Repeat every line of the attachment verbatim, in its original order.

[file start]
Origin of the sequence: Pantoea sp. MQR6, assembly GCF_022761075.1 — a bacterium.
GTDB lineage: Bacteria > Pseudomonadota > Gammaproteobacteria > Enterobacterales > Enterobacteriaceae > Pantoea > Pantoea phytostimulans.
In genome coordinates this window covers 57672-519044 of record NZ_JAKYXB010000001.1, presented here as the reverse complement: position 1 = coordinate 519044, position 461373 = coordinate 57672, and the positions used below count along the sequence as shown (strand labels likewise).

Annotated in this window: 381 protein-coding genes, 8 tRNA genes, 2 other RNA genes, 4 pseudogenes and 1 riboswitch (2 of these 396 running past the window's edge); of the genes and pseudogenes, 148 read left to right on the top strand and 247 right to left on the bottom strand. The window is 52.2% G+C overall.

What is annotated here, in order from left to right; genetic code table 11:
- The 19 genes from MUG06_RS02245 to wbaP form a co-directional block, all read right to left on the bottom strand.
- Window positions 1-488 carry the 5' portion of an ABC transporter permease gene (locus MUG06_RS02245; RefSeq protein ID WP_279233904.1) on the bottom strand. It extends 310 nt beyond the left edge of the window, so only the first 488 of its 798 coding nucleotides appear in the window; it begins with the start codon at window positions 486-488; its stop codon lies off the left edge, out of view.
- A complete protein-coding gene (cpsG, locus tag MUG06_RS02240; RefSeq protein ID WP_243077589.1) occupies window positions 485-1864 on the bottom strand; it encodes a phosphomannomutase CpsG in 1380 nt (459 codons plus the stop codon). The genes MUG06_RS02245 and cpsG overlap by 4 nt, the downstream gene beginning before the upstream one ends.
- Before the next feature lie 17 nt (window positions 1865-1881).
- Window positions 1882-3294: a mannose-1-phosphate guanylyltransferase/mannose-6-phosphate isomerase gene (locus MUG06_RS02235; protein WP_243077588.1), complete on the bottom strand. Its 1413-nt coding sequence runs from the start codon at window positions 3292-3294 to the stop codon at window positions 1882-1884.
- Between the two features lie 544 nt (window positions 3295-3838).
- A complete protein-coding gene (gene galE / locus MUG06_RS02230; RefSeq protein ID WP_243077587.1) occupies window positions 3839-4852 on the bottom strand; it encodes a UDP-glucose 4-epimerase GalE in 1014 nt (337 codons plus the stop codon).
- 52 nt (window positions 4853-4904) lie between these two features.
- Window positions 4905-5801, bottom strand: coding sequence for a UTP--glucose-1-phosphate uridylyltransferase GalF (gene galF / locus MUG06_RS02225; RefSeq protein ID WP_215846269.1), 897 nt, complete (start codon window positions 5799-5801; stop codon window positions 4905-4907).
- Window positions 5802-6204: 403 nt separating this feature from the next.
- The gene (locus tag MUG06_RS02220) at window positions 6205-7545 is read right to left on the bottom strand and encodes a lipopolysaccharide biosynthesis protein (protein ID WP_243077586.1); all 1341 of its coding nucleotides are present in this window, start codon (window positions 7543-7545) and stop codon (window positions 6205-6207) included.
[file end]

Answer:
Origin of the sequence: Pantoea sp. MQR6, assembly GCF_022761075.1 — a bacterium.
GTDB lineage: Bacteria > Pseudomonadota > Gammaproteobacteria > Enterobacterales > Enterobacteriaceae > Pantoea > Pantoea phytostimulans.
In genome coordinates this window covers 57672-519044 of record NZ_JAKYXB010000001.1, presented here as the reverse complement: position 1 = coordinate 519044, position 461373 = coordinate 57672, and the positions used below count along the sequence as shown (strand labels likewise).

Annotated in this window: 381 protein-coding genes, 8 tRNA genes, 2 other RNA genes, 4 pseudogenes and 1 riboswitch (2 of these 396 running past the window's edge); of the genes and pseudogenes, 148 read left to right on the top strand and 247 right to left on the bottom strand. The window is 52.2% G+C overall.

What is annotated here, in order from left to right; genetic code table 11:
- The 19 genes from MUG06_RS02245 to wbaP form a co-directional block, all read right to left on the bottom strand.
- Window positions 1-488 carry the 5' portion of an ABC transporter permease gene (locus MUG06_RS02245; RefSeq protein ID WP_279233904.1) on the bottom strand. It extends 310 nt beyond the left edge of the window, so only the first 488 of its 798 coding nucleotides appear in the window; it begins with the start codon at window positions 486-488; its stop codon lies off the left edge, out of view.
- A complete protein-coding gene (cpsG, locus tag MUG06_RS02240; RefSeq protein ID WP_243077589.1) occupies window positions 485-1864 on the bottom strand; it encodes a phosphomannomutase CpsG in 1380 nt (459 codons plus the stop codon). The genes MUG06_RS02245 and cpsG overlap by 4 nt, the downstream gene beginning before the upstream one ends.
- Before the next feature lie 17 nt (window positions 1865-1881).
- Window positions 1882-3294: a mannose-1-phosphate guanylyltransferase/mannose-6-phosphate isomerase gene (locus MUG06_RS02235; protein WP_243077588.1), complete on the bottom strand. Its 1413-nt coding sequence runs from the start codon at window positions 3292-3294 to the stop codon at window positions 1882-1884.
- Between the two features lie 544 nt (window positions 3295-3838).
- A complete protein-coding gene (gene galE / locus MUG06_RS02230; RefSeq protein ID WP_243077587.1) occupies window positions 3839-4852 on the bottom strand; it encodes a UDP-glucose 4-epimerase GalE in 1014 nt (337 codons plus the stop codon).
- 52 nt (window positions 4853-4904) lie between these two features.
- Window positions 4905-5801, bottom strand: coding sequence for a UTP--glucose-1-phosphate uridylyltransferase GalF (gene galF / locus MUG06_RS02225; RefSeq protein ID WP_215846269.1), 897 nt, complete (start codon window positions 5799-5801; stop codon window positions 4905-4907).
- Window positions 5802-6204: 403 nt separating this feature from the next.
- The gene (locus tag MUG06_RS02220) at window positions 6205-7545 is read right to left on the bottom strand and encodes a lipopolysaccharide biosynthesis protein (protein ID WP_243077586.1); all 1341 of its coding nucleotides are present in this window, start codon (window positions 7543-7545) and stop codon (window positions 6205-6207) included.